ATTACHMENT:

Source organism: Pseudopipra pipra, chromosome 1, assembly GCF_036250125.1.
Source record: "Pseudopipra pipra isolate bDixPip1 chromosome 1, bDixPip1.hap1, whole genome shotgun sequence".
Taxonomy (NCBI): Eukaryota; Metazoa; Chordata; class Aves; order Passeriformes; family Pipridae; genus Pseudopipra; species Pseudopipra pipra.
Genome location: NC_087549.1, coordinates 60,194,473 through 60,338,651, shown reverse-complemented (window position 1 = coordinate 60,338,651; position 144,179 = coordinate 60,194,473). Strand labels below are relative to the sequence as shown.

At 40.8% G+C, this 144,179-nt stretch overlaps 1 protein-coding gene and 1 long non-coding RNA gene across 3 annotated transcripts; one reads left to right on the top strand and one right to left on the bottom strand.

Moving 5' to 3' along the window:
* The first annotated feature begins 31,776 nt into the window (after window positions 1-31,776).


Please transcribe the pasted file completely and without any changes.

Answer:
Source organism: Pseudopipra pipra, chromosome 1, assembly GCF_036250125.1.
Source record: "Pseudopipra pipra isolate bDixPip1 chromosome 1, bDixPip1.hap1, whole genome shotgun sequence".
Taxonomy (NCBI): Eukaryota; Metazoa; Chordata; class Aves; order Passeriformes; family Pipridae; genus Pseudopipra; species Pseudopipra pipra.
Genome location: NC_087549.1, coordinates 60,194,473 through 60,338,651, shown reverse-complemented (window position 1 = coordinate 60,338,651; position 144,179 = coordinate 60,194,473). Strand labels below are relative to the sequence as shown.

At 40.8% G+C, this 144,179-nt stretch overlaps 1 protein-coding gene and 1 long non-coding RNA gene across 3 annotated transcripts; one reads left to right on the top strand and one right to left on the bottom strand.

Moving 5' to 3' along the window:
* The first annotated feature begins 31,776 nt into the window (after window positions 1-31,776).